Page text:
That said, there were instances where they falsely identified tumor cores that were, in fact, normal. This discrepancy suggests that there is more to glycan mass and tumor differentiation due to the complexity of N-glycan structures in biomarkers.
Regarding the false positives, the researchers hypothesized that there were mass isomers between normal pancreas and PDAC cores. To discern between these isomers, they used lectin immunofluorescence (IF) staining. In particular, the mass abundances of bisecting GlcNAc and terminal GalNAc would improve the accuracy in PDAC tumor classification, so the researchers used lectins PHA-E (Phaseolus Vulgaris Erythroagglutinin) and GSL-II (Griffonia (Bandeiraea) Simpllicifolia Lectin II) to detect these two structures, respectively.
The IF analysis of the tissues from the previous section revealed a perplexing relationship between lectin binding of the two glycan motifs, glycan mass abundance, and biomarker detection.
In false-positive tissues with high glycan mass, lectin binding was weak, meaning that bisecting GlcNAc and terminal GalNAc levels were low. On the other hand, some tumor cores correctly identified with glycan mass analysis and biomarkers actually had, low biomarker expression. Some tumor regions had small tumor-associated glycan masses but high lectin staining, indicating high bisecting GlcNAc and terminal GalNAc expression.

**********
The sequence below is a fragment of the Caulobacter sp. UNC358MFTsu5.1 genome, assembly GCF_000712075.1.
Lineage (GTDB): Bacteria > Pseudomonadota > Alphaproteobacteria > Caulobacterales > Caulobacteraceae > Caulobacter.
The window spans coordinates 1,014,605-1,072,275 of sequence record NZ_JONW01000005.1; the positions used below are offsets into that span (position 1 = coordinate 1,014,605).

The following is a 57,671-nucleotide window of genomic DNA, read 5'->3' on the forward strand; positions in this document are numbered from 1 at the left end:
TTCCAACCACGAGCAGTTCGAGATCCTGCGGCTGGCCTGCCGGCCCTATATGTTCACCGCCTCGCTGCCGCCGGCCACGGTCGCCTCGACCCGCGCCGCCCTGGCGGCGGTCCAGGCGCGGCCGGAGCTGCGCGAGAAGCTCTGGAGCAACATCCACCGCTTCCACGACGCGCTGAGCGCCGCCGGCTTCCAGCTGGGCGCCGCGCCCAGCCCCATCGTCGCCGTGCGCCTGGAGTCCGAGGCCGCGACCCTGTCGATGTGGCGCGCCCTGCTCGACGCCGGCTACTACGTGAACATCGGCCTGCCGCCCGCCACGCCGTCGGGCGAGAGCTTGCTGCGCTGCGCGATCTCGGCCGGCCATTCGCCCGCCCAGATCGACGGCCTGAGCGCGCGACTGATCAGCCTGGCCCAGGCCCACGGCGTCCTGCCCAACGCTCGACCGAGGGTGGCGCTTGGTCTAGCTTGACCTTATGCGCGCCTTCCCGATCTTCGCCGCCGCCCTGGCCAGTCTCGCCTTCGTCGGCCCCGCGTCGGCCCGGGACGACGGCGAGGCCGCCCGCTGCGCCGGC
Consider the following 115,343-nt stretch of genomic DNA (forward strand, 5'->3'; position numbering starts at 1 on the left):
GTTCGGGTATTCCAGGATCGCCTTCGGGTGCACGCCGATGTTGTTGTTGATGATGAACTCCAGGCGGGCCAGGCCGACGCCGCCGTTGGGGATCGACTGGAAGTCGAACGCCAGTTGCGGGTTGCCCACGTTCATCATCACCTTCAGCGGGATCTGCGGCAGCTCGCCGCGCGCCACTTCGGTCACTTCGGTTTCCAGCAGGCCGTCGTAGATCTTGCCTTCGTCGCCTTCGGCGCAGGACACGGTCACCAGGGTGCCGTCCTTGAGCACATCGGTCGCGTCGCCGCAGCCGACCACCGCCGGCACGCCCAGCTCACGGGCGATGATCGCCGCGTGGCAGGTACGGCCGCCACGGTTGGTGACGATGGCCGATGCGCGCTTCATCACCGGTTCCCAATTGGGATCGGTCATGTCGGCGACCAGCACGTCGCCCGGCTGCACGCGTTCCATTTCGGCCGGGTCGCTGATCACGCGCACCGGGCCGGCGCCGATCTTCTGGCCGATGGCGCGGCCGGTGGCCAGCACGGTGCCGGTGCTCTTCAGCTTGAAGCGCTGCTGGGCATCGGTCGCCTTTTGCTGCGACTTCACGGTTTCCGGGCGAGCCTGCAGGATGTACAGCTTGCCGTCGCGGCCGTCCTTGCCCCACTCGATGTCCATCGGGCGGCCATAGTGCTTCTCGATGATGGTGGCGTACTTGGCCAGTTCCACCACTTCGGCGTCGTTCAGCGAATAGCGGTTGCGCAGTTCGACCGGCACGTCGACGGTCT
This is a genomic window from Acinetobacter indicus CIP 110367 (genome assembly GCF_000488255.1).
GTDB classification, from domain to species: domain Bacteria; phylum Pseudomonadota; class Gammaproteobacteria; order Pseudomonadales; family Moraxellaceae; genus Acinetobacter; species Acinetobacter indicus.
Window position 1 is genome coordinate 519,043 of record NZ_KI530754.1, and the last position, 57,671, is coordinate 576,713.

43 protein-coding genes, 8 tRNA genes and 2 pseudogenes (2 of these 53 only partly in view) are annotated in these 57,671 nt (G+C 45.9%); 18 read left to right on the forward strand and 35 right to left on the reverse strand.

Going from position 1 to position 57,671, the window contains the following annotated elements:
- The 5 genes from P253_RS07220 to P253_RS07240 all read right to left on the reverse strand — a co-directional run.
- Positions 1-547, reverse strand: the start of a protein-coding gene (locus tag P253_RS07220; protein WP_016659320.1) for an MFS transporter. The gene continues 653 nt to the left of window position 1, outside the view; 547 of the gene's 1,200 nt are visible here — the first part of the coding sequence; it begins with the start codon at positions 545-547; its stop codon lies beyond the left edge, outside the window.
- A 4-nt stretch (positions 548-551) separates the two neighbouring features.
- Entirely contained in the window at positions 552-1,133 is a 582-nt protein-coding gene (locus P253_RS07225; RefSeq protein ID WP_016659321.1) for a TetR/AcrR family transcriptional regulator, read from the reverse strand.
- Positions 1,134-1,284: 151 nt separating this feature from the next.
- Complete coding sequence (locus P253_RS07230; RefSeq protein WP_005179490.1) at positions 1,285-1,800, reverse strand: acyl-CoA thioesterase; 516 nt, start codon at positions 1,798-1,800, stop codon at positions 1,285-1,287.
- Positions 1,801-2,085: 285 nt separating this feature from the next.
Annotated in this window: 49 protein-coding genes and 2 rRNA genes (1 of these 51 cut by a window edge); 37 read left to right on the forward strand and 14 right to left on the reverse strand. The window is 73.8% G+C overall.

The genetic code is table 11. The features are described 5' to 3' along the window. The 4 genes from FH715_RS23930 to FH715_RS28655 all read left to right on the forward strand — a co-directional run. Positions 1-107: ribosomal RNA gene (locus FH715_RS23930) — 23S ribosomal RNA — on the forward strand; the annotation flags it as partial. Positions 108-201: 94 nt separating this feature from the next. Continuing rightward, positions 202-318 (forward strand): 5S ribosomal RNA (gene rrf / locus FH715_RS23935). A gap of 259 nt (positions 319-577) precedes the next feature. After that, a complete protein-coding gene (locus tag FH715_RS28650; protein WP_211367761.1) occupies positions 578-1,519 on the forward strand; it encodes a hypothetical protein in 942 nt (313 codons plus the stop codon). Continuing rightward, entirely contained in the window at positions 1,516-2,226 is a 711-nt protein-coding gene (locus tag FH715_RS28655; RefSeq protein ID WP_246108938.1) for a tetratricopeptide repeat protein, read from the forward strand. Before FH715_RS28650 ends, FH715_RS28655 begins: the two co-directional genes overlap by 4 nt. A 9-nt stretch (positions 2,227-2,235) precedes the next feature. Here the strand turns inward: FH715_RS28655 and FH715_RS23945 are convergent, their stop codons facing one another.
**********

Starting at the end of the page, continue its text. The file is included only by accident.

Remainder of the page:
The findings of lectin staining could elucidate poor detection accuracy in pancreatic cancer. If a tumor tissue has a low expression of FDA-approved biomarkers, the antibodies for those biomarkers are less likely to detect tumors, despite the tumor-associated N-glycan motifs. That’s why incorporating IMS glycan analysis into biomarker-based studies could improve not only the discernment between normal vs. tumor tissue but also tumor classification. IHC and IF could provide an even more comprehensive picture of the correlation between N-glycan distribution and available biomarkers.
That said, there is still room for exploration since there is an immense level of variety in N-glycome across PDAC tumors and tumor regions. For example, the results from the study included tissue samples with high glycan mass but low lectin staining. In other words, these tumor tissues probably contain N-glycan mass isomers with modified binding motifs which could not be detected in the initial lectin staining attempts.
With the improvements in IMS, IHC, and IF instruments, the library of known N-glycans (especially those with high masses) and their mass isomers can be broadened. These improvements could result in the use of other lectins to detect structures that do not contain the common binding motifs. Eventually, this will allow a higher confidence level when classifying PDAC tumors and assessing their progression.